Ministers are facing a furious backlash from MPs and civil liberties campaigners after it emerged the Government has teamed up with two UK internet providers to track websites visited by customers. It has been revealed that the Home Office and the National Crime Agency have been trialling controversial surveillance powers to log and store information about online activity.
The powers were enshrined in the Investigatory Powers Act 2016, legislation which critics slammed as a so-called ‘Snooper’s Chart. The test of the powers, which has reportedly been going on for months, has been shrouded in secrecy and the legislation dictates that the internet providers cannot identify themselves. The Home Office said the trial was small scale and in its nascent stages. It is understood the trial is looking at what data might be able to be acquired, how useful it is and how it could be used.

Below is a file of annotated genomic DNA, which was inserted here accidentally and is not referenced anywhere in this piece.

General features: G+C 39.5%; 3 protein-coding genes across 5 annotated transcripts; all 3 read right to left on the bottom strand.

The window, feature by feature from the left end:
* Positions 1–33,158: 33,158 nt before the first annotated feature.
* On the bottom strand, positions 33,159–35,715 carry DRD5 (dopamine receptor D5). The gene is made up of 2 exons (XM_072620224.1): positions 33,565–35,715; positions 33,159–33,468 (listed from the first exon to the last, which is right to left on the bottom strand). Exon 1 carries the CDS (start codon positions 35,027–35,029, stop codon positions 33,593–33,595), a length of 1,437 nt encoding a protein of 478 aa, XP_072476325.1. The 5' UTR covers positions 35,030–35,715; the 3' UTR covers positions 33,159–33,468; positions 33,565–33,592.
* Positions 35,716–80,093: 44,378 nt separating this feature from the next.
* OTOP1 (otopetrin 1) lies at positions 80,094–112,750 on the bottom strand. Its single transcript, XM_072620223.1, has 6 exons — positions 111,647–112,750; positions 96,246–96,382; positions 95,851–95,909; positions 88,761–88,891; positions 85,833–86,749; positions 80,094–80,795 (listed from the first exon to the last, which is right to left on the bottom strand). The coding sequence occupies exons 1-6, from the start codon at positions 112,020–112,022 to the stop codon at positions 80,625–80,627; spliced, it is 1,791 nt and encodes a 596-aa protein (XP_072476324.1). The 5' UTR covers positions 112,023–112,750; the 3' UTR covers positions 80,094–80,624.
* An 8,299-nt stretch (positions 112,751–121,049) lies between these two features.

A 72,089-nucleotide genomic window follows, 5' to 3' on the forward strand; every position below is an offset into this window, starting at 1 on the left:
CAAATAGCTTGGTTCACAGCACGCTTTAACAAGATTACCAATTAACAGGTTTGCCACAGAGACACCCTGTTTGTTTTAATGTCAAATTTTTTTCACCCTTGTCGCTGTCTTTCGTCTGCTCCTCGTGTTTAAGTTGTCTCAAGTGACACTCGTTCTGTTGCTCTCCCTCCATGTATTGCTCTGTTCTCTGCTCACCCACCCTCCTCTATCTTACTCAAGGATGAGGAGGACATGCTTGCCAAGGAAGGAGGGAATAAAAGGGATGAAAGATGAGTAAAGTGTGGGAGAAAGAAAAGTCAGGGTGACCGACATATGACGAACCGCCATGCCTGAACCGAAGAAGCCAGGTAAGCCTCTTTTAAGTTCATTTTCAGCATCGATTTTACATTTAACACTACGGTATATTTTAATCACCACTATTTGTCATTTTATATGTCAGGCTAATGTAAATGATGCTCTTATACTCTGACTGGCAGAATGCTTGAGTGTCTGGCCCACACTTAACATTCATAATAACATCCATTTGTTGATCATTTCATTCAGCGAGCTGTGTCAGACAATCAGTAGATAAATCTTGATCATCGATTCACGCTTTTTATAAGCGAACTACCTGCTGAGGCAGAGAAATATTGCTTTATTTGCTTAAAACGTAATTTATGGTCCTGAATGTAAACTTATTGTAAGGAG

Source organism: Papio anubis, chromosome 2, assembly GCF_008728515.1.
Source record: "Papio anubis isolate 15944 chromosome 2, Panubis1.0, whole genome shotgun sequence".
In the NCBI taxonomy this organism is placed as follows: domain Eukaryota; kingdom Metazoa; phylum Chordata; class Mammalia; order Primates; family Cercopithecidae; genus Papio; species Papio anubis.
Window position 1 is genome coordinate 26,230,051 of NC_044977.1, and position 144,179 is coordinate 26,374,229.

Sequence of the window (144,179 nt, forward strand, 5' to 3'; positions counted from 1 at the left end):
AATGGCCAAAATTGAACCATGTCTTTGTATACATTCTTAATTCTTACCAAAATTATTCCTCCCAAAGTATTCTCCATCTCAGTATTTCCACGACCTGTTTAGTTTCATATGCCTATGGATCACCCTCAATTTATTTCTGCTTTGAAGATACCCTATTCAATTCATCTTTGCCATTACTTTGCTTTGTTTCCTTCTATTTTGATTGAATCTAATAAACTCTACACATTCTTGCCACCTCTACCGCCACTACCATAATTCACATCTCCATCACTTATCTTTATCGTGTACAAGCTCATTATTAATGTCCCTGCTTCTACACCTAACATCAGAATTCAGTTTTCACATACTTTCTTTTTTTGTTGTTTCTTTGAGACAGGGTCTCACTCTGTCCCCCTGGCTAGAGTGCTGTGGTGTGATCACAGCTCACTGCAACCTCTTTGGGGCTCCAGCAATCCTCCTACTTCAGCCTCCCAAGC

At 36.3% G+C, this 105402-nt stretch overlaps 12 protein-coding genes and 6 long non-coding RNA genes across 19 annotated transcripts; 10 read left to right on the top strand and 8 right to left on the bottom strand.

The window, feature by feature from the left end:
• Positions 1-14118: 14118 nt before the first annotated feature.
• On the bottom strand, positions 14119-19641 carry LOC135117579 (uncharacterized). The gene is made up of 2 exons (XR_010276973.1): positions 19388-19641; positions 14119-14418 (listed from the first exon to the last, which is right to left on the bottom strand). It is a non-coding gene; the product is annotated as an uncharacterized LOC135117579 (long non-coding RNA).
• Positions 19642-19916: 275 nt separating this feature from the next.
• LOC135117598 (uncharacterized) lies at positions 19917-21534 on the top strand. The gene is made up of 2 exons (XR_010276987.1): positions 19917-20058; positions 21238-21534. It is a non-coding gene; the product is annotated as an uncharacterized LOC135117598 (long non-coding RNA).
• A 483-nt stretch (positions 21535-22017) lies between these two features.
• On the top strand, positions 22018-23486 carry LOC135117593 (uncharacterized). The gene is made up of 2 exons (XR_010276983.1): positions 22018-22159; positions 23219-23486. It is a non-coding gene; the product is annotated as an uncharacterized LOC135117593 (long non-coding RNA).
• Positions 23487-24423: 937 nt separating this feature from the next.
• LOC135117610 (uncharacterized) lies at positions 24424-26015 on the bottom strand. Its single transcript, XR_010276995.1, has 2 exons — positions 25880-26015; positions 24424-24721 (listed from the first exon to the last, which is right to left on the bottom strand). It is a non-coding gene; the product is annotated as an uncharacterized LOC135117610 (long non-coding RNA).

But the emergence of the trial has reignited rumbling privacy concerns about the laws, with campaigners blasting the Government for a ‘staggering lack of transparency’. Meanwhile, MPs expressed fears that this latest step could eventually lead to a mass invasion of privacy.
Social media users responded to the news by suggesting the move resembled something out of George Orwell’s dystopian novel ‘1984’.
Read More: Privacy campaigners slam secret ‘Snooper’s Charter’ surveillance trial